Throughout my childhood, in the early- to mid-1980s, LSD was considered bad news. We were sternly warned by teachers, parents, made-for-TV movies, and Nancy Reagan’s “Just Say No” campaign never to try it. We were told that if we ever did, we’d likely do something fatally stupid — like attempt to fly out of a window — or go “legally insane,” a hotly contested concept among acid-trip veterans.
Indeed, LSD has had its share of casualties, many tragic. But it also had an indelible effect on American culture. Without acid, the 1960s, quite simply, wouldn’t have been the 1960s. And on Sunday, one of the key figures behind that prominence died at age 76, in a car accident near his home in the Australian bush.
Owlsey Stanley was the applied chemist who supplied the Grateful Dead, Jimi Hendrix, and countless others, both famous and non, with prodigious amounts of lysergic acid diethylamide. Popularly known by his first name alone, Owsley was said to have produced anywhere from one to five million individual hits during his years in San Francisco, broken up by arrests and one two-year stint in federal prison. In the 1980s he relocated to Australia to avoid the coming Ice Age, which he believed was imminent, and where he continued to live entirely on meat.
Owsley’s product was the acid in Ken Kesey’s Electric Kool-Aid Acid Test. John Lennon reportedly contracted a lifetime supply of the stuff from him. And Frank Zappa referenced him in his 1967 song “Who Needs the Peace Corps” when he sang, “Think I’ll just drop out/I’ll go to Frisco, buy a wig and sleep on Owsley’s floor.”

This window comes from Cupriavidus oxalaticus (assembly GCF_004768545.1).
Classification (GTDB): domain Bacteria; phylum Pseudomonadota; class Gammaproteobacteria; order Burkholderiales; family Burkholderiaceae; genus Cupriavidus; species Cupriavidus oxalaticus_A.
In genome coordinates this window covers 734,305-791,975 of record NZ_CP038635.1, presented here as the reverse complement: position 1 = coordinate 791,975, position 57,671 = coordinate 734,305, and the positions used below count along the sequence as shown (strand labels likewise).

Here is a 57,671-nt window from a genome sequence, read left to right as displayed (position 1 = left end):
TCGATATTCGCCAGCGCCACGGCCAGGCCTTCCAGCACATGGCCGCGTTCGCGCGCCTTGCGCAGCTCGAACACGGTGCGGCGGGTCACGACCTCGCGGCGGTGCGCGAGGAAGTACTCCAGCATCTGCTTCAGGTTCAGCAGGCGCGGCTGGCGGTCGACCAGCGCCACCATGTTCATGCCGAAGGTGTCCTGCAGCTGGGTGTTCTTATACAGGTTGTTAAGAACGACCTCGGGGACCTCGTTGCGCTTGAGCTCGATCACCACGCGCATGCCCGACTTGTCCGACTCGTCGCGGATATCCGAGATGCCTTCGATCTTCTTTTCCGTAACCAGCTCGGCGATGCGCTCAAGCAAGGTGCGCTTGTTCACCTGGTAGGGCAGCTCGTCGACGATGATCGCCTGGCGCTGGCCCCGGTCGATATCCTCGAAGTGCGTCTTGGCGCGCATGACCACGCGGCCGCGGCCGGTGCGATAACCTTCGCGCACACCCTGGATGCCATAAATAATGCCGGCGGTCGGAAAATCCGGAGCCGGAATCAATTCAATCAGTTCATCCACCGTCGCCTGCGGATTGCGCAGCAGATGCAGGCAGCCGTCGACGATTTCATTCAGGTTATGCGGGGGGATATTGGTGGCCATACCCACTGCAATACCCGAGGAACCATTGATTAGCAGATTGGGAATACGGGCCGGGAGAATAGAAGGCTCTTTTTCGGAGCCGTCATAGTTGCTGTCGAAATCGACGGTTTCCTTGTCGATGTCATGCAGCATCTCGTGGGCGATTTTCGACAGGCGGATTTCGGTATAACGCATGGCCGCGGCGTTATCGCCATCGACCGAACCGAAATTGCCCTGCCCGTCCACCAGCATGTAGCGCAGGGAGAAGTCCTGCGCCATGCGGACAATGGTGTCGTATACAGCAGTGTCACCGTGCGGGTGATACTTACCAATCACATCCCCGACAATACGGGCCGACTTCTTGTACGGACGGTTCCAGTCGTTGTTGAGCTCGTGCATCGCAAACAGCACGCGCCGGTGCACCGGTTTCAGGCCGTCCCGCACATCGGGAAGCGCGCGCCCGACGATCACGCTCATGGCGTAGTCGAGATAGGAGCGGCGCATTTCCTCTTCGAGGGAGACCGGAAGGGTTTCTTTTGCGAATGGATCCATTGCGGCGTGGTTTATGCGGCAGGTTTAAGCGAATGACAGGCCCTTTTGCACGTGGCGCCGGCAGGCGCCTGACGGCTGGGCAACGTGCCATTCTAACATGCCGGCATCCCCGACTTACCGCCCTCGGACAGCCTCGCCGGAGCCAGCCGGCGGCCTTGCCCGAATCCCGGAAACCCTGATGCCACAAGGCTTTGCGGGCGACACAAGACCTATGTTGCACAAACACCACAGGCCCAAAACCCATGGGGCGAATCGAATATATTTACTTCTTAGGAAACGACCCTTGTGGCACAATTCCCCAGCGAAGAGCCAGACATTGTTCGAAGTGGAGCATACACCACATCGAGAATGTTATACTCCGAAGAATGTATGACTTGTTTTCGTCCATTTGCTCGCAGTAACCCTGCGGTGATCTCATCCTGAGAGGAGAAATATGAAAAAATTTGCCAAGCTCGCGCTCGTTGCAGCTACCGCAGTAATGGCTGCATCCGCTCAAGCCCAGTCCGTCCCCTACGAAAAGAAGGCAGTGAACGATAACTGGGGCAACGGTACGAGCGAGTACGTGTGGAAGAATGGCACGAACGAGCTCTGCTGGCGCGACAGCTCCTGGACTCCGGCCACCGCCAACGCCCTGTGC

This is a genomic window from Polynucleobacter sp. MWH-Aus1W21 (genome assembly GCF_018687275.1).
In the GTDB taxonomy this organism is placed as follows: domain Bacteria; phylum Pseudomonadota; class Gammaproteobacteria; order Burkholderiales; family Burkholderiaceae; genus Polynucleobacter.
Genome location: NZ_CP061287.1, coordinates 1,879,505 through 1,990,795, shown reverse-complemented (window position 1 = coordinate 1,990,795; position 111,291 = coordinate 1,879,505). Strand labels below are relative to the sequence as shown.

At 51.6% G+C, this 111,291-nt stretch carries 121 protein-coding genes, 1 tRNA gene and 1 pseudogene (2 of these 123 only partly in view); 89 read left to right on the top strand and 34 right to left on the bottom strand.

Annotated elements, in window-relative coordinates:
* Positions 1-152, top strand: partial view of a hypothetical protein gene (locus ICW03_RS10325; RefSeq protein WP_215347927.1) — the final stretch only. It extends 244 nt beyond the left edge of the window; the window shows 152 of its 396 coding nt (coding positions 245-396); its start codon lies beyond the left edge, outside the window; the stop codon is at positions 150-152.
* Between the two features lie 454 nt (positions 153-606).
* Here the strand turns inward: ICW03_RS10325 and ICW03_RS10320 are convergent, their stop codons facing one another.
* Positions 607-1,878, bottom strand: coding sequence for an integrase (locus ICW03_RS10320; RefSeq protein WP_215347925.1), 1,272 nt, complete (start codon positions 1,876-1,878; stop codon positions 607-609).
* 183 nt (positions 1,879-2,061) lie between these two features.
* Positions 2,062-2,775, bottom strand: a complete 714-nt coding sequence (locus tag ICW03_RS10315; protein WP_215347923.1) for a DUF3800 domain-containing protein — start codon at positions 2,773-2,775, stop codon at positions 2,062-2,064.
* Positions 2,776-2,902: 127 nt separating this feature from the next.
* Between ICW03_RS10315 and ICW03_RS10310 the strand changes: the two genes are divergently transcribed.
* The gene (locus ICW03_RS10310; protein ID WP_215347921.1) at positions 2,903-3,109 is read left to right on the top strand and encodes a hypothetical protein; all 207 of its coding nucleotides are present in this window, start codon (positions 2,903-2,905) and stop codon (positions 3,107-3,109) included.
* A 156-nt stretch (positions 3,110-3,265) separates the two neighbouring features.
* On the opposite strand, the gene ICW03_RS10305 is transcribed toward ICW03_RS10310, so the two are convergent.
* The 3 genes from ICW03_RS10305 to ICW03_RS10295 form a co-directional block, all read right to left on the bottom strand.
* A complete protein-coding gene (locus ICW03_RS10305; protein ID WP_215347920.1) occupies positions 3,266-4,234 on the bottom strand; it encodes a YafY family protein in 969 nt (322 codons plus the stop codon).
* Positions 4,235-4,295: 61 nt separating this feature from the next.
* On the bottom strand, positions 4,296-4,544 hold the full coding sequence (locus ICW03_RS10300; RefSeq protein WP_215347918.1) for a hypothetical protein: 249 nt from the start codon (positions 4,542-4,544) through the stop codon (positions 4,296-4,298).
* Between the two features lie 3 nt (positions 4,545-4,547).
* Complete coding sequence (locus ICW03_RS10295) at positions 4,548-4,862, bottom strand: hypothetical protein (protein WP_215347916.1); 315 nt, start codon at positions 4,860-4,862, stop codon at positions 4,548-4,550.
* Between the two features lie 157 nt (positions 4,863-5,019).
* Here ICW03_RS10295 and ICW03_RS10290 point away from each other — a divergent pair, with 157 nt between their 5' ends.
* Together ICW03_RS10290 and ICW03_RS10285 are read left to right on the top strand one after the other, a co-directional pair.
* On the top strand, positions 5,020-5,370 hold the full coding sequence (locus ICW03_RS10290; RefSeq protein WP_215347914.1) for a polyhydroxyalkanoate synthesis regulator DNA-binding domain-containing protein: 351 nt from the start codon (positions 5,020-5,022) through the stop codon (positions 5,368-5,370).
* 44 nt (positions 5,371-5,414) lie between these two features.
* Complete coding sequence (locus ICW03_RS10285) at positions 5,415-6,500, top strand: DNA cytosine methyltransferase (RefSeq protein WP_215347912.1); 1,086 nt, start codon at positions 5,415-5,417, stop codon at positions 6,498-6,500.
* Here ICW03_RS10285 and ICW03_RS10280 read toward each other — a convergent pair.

That final reference was how I first learned of Owsley Stanley, in 1989, when I was 14. I loved the song for its irony, despite also enjoying the scene it so ruthlessly mocked.
Maybe someone else would have filled Owsley’s test tubes if he hadn’t, but we can’t be sure. And while lives have been destroyed by LSD — I had several friends in high school whose deaths, car accidents, and brain damage can be directly linked to the drug — significant aspects of American culture are tied to it.
And those aspects have been critical in shaping American politics, music, fashion, sexual and civil liberties, and just about everything else over the past 40+ years. When I was in college, in the 1990s, an entire course on the 1960s was offered for precisely that reason. It wasn’t written off as a decade defined by self-involved baby boomers, as it often is today, but acknowledged for what it was: a pivot al period in American history.
With Owsley’s death, I have to wonder how much longer that will be known.